The coverage of the US tragedy by US TV networks has effected the bottomline of the media companies. From the first word of attack on September 11, all of the major networks in the US – ABC, CBS, NBC, CNN and Fox – put their regular programming on hold and cancelled advertising for what became a marathon news broadcast of unprecedented length.
CBS was one of the first TV company to drop out of the news race, airing a thriller on Saturday at midnight. CNN held out a bit longer, waiting until Monday morning to air its first commercial following the terror attacks. But more than a week later, the networks are getting down to the business of reviewing the finance and are confronted with both a considerable jump in costs – with more technical expenses and more people in the field and a drastic drop in advertising revenue.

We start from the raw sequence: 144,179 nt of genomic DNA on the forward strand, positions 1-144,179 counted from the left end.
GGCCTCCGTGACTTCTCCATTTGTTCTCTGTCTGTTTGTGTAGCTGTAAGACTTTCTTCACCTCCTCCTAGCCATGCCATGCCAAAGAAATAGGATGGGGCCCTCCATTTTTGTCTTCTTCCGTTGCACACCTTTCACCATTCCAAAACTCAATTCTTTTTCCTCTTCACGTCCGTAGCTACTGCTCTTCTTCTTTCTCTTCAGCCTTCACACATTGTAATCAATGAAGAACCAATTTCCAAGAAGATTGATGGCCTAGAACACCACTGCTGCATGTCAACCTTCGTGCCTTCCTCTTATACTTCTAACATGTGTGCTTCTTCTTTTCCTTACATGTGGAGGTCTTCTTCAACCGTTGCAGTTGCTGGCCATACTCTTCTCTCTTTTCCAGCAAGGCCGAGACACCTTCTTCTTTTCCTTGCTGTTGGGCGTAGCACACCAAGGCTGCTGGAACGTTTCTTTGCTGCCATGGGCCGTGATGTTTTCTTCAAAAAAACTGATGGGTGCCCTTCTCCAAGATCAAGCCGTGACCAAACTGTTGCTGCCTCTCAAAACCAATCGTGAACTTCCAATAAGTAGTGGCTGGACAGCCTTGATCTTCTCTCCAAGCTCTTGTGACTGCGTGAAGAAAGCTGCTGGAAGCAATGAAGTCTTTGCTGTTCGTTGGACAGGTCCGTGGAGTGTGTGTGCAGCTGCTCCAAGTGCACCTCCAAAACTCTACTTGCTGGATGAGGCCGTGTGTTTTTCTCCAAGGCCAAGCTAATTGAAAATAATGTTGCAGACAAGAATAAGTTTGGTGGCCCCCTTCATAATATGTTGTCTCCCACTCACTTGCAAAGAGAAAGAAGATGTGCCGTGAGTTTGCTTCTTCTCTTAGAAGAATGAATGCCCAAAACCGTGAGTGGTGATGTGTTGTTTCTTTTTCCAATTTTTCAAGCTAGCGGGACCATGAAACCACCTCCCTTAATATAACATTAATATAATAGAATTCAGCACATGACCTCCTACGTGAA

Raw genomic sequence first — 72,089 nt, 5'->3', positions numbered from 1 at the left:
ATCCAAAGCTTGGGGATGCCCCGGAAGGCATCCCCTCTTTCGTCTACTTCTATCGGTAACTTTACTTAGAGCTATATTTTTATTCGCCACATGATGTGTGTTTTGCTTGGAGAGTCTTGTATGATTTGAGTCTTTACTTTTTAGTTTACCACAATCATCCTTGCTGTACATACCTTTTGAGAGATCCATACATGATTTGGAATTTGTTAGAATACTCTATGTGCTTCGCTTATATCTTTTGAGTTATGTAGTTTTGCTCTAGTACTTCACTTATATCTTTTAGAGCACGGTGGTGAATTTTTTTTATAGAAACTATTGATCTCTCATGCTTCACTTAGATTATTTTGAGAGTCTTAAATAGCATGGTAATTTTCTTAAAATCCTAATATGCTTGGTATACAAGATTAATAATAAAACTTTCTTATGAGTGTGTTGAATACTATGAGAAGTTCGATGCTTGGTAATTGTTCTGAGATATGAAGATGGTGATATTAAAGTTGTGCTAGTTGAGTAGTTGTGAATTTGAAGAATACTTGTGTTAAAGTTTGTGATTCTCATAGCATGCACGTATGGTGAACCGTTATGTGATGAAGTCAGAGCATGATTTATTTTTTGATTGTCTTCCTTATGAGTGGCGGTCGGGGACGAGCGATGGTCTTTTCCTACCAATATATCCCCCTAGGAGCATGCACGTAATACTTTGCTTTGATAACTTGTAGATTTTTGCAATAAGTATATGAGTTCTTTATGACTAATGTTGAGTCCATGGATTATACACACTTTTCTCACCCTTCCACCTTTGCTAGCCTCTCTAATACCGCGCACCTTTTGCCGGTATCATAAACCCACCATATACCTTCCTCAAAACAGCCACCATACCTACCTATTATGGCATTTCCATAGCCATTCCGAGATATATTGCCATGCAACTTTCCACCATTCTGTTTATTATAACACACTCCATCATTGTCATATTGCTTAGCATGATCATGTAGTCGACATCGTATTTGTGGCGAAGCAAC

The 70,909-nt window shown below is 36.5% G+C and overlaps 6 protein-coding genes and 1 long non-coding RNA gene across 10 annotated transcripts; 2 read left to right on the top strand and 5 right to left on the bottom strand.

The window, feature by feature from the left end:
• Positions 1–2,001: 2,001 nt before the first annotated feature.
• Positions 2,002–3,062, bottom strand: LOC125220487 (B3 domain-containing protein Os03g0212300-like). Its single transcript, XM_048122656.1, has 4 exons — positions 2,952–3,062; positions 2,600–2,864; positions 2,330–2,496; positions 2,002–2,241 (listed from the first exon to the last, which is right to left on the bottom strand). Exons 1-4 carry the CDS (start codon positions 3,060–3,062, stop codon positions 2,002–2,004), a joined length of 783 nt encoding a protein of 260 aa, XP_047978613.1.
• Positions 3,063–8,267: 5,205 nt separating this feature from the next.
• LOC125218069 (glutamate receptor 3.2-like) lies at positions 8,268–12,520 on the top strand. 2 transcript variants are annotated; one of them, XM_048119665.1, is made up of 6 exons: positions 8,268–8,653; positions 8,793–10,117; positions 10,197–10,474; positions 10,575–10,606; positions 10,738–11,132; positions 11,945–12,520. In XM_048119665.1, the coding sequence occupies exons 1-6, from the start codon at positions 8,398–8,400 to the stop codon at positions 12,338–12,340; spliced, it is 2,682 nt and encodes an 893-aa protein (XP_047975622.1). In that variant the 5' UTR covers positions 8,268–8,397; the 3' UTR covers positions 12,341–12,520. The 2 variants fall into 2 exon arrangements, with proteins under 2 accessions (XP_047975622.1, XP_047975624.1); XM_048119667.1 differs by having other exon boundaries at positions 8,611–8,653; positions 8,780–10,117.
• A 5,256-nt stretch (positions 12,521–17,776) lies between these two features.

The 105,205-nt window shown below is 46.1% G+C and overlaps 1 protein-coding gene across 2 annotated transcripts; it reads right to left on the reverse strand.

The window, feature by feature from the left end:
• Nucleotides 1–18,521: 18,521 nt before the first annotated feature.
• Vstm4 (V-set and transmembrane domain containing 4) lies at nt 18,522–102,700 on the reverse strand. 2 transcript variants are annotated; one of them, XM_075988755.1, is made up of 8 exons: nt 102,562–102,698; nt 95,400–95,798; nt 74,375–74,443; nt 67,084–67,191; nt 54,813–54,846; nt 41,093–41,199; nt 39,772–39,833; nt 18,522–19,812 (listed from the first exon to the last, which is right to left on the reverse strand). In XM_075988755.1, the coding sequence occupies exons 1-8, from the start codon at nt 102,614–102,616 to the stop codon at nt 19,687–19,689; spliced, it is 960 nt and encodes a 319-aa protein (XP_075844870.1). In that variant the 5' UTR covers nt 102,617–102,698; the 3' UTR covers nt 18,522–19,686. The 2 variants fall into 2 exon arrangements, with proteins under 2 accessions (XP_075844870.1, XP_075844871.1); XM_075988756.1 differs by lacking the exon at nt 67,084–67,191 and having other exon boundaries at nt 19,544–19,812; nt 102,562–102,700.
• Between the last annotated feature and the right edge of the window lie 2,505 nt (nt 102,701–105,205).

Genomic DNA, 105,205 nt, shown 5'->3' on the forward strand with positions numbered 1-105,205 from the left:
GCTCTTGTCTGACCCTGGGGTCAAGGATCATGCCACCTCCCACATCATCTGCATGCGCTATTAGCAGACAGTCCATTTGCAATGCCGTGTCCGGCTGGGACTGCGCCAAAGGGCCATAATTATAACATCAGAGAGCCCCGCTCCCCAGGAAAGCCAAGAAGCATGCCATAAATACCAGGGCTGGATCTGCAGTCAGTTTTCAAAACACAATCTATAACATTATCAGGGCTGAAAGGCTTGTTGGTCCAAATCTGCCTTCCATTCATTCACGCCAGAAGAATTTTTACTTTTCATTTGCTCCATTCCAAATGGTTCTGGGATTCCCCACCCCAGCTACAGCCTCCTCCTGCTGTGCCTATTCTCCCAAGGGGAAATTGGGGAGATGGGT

Viacom, which owns CBS, MTV and an array of radio stations, became the first to issue a warning by announcing its 2001 earnings would be lower than anticipated.
According to New York based research firm CMR, the major network lost some $320 million in advertising revenue in the days following the attacks—a development generating even more concern because of it follows sign of an already weakening advertising market earlier in the year, along with the downfall of numerous dotcoms and a drop in US growth.